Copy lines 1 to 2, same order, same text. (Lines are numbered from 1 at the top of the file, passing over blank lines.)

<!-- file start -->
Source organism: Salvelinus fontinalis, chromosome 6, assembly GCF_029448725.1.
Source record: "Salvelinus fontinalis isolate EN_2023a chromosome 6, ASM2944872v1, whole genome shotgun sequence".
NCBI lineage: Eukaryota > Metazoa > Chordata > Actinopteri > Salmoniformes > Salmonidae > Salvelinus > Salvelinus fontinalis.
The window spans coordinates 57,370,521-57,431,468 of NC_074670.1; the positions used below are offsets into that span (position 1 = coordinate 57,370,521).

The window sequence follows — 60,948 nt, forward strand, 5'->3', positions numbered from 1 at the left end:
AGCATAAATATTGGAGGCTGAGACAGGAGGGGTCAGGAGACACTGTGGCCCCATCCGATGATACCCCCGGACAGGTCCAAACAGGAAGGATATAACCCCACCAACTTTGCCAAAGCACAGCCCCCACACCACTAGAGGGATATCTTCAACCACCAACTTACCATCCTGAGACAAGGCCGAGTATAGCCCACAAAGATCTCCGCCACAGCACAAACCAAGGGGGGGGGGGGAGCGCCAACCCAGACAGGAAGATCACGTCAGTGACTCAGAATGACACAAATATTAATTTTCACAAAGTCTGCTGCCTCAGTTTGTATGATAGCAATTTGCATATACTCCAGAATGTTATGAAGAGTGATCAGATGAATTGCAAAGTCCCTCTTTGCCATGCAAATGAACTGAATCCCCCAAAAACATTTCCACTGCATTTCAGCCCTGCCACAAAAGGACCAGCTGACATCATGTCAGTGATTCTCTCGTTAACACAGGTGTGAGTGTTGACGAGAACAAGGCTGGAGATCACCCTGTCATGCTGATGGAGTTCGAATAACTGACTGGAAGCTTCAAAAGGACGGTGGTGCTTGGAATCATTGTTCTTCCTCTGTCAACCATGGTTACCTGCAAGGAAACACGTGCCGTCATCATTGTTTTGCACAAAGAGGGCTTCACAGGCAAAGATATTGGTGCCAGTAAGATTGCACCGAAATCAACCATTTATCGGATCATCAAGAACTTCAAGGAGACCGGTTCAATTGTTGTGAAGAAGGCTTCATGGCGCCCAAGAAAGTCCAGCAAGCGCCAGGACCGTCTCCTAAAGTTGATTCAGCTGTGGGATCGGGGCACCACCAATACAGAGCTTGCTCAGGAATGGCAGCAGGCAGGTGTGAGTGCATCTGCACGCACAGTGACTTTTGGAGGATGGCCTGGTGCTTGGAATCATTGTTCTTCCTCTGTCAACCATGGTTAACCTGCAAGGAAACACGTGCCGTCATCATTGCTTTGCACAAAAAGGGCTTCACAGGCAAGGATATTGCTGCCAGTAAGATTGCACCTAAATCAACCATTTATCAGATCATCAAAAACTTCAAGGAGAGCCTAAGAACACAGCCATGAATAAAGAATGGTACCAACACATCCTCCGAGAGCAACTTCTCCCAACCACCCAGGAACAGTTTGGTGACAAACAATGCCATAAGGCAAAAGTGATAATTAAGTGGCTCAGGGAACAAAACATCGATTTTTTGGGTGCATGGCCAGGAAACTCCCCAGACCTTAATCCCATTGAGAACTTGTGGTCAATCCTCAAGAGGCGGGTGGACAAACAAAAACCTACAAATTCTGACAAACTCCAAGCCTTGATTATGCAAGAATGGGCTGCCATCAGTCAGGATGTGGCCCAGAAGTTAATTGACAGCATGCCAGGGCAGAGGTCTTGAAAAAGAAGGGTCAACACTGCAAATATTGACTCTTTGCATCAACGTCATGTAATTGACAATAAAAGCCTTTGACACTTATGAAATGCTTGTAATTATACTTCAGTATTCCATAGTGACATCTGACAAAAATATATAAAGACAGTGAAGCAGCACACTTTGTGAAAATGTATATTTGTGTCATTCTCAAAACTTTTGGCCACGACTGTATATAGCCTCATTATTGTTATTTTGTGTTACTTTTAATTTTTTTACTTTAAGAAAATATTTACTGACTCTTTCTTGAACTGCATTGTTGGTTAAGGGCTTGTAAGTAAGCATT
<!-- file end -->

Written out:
Source organism: Salvelinus fontinalis, chromosome 6, assembly GCF_029448725.1.
Source record: "Salvelinus fontinalis isolate EN_2023a chromosome 6, ASM2944872v1, whole genome shotgun sequence".